The doctoral qualifying exam committee is formed after the student has passed the screening procedure. The committee is appointed by the department with the advice of the student’s research adviser. The five-member committee consists of the adviser, a minimum of three other members from the GPOS faculty, and one additional tenure-track faculty member. The committee must include faculty members from more than one academic department. A tenure-track faculty member must serve as research adviser or co-adviser. The committee consults with the student, recommends an appropriate program of study and administers written and oral qualifying examinations.
The student may request permission to take the Ph.D. qualifying examination upon completion of 24 units of course work, including two core courses in ocean sciences. The qualifying examination consists of a written and an oral part, both parts prepared, conducted and evaluated by the student’s examination committee. The written examination will consist of a number of questions given on two consecutive days. Questions will be comprehensive in scope with respect to the student’s chosen area of specialization and will be designed to test the student’s conceptual, analytical and integrative ability and preparation.
The written part of the qualifying examination must be taken before the oral examination. The oral examination will be in the area of the student’s intended research and will be based on a research project selected and developed by the student into a written proposition. The oral examination will be conducted and evaluated by the student’s examination committee. The oral examination must be taken within one month of the written examination.
Defense of the Dissertation
After the student has passed the qualifying examination, the qualifying exam committee recommends to the Graduate School that the student be admitted to candidacy for the Ph.D. degree. Following admission to candidacy the student must register for OS 794 Dissertation every semester, except summers, until the degree is awarded.
Once the qualifying examination is passed, the student is required, as soon as possible, to appoint a dissertation committee, using an appointment of committee form which can be found on the Graduate School Website (usc.edu/schools/GraduateSchool). All or some of the qualifying exam committee may be nominated. Until a dissertation committee is appointed, the qualifying exam committee will have responsibility for the student’s program of study. The student must undertake an original investigation of a problem in ocean sciences. The topic must be approved by the student’s dissertation committee and will usually be based on the written proposition presented in the qualifying examination.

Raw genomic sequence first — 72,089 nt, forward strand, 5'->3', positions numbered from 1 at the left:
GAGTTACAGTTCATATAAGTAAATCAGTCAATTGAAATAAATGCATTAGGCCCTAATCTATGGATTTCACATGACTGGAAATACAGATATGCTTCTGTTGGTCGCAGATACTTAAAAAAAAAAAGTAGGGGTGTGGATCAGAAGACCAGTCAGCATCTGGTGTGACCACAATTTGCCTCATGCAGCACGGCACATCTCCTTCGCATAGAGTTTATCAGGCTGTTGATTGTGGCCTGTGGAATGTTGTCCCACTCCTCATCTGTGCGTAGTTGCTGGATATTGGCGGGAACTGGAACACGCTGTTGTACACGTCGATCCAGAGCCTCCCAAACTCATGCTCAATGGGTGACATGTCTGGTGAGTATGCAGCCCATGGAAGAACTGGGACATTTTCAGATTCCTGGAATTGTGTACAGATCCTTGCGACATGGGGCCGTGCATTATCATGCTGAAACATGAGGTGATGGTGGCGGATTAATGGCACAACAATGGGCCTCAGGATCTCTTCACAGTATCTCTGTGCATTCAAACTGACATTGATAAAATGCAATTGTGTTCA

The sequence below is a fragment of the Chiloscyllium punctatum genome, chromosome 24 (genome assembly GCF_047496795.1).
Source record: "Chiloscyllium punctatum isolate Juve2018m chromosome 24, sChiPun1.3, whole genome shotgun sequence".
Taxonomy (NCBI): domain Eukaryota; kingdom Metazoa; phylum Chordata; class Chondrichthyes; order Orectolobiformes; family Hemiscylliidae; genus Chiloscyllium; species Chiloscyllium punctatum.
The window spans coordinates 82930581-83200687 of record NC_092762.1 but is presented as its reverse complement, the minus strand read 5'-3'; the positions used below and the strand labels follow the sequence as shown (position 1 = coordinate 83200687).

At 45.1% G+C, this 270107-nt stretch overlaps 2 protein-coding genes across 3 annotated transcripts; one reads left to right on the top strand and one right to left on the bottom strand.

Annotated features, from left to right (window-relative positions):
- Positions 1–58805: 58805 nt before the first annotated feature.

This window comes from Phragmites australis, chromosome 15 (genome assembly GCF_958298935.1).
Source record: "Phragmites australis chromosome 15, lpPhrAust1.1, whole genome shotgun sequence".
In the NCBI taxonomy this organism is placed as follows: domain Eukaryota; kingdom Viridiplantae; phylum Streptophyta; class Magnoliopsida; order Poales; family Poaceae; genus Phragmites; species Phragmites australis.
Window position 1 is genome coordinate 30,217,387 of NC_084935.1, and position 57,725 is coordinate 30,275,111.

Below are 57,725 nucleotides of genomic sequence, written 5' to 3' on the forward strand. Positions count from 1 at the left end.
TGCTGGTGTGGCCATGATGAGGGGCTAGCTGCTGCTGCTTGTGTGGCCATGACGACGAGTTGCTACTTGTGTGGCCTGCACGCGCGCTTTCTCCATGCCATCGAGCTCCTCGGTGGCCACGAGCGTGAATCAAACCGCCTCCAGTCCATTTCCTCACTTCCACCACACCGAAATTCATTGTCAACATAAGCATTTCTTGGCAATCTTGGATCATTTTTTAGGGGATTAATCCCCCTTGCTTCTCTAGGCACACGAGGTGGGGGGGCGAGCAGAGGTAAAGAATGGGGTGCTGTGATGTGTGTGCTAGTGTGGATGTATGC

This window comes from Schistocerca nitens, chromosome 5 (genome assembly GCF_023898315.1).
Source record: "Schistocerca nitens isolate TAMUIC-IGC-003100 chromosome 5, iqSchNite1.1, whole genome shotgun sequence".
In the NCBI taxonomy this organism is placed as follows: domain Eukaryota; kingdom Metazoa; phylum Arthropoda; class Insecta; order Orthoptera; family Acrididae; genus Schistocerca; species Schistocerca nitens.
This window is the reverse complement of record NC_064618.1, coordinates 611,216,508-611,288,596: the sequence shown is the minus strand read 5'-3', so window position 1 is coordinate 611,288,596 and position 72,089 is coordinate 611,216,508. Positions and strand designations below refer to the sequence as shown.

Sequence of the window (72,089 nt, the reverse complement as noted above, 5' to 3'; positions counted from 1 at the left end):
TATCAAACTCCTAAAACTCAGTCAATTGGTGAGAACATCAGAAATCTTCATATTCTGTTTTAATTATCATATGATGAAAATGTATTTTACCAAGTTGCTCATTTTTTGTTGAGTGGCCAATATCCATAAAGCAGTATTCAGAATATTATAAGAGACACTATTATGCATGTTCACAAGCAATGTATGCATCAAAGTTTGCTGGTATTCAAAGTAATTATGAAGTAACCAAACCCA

A dissertation based on the student’s research must be approved by the student’s dissertation committee. The student must then defend the dissertation. The process for submission of the dissertation to the Graduate School can be found on the Graduate School Website under “Current Students — Thesis and Dissertations.” This process should be started approximately one month before the defense, and the student must allow adequate time after the defense for final copy preparation.
The dissertation must conform to the general regulations described in Regulations for Format and Presentation of Theses and Dissertations, also available from the Graduate School Website, Additional regulations and information on the organization and preparation of the dissertation are provided in Directions for Preparation of Dissertations and Research Reports as Required by the Graduate Program in Ocean Sciences/University of Southern California, available in the GPOS office.
The Graduate Program in Ocean Sciences is designed to be interdisciplinary, reflecting the nature of the field that combines principles of physical, chemical, geological and biological oceanography to solve relevant problems in the ocean environment.
Courses of Instruction
Ocean Sciences (OS)
The terms indicated are expected but are not guaranteed. For the courses offered during any given term, consult the Schedule of Classes.
OS 512 Introduction to Chemical and Physical Oceanography (3, 2 years, Fa) Principles of physical, chemical, and geological oceanography including discussions of air-sea interaction, biogeochemical cycling and the role of the ocean in modulating climate and atmospheric composition; discussion section will cover formulation of basic calculations that illustrate these principles. Prerequisite: CHEM 105bL, MATH 126.
OS 582 Advanced Biological Oceanography (4, Fa) (Enroll in BISC 582)
OS 590 Directed Research (1–12, FaSpSm) Research leading to the master’s degree. Maximum units which may be applied to the degree to be determined by the department. Graded CR/NC.
OS 594abz Master’s Thesis (2-2-0, FaSpSm) Credit on acceptance of thesis. Graded IP/CR/NC.
OS 599 Special Topics (2–4, max 8, Irregular) Course contents each semester will be selected to reflect current trends and new developments in the field of Ocean Sciences.
OS 790 Research (1–12, FaSpSm) Research leading to the doctorate. Maximum units which may be applied to the degree to be determined by the department. Graded CR/NC.
OS 794abcdz Doctoral Dissertation (2-2-2-2-0, FaSpSm) Credit on acceptance of dissertation. Graded IP/CR/NC.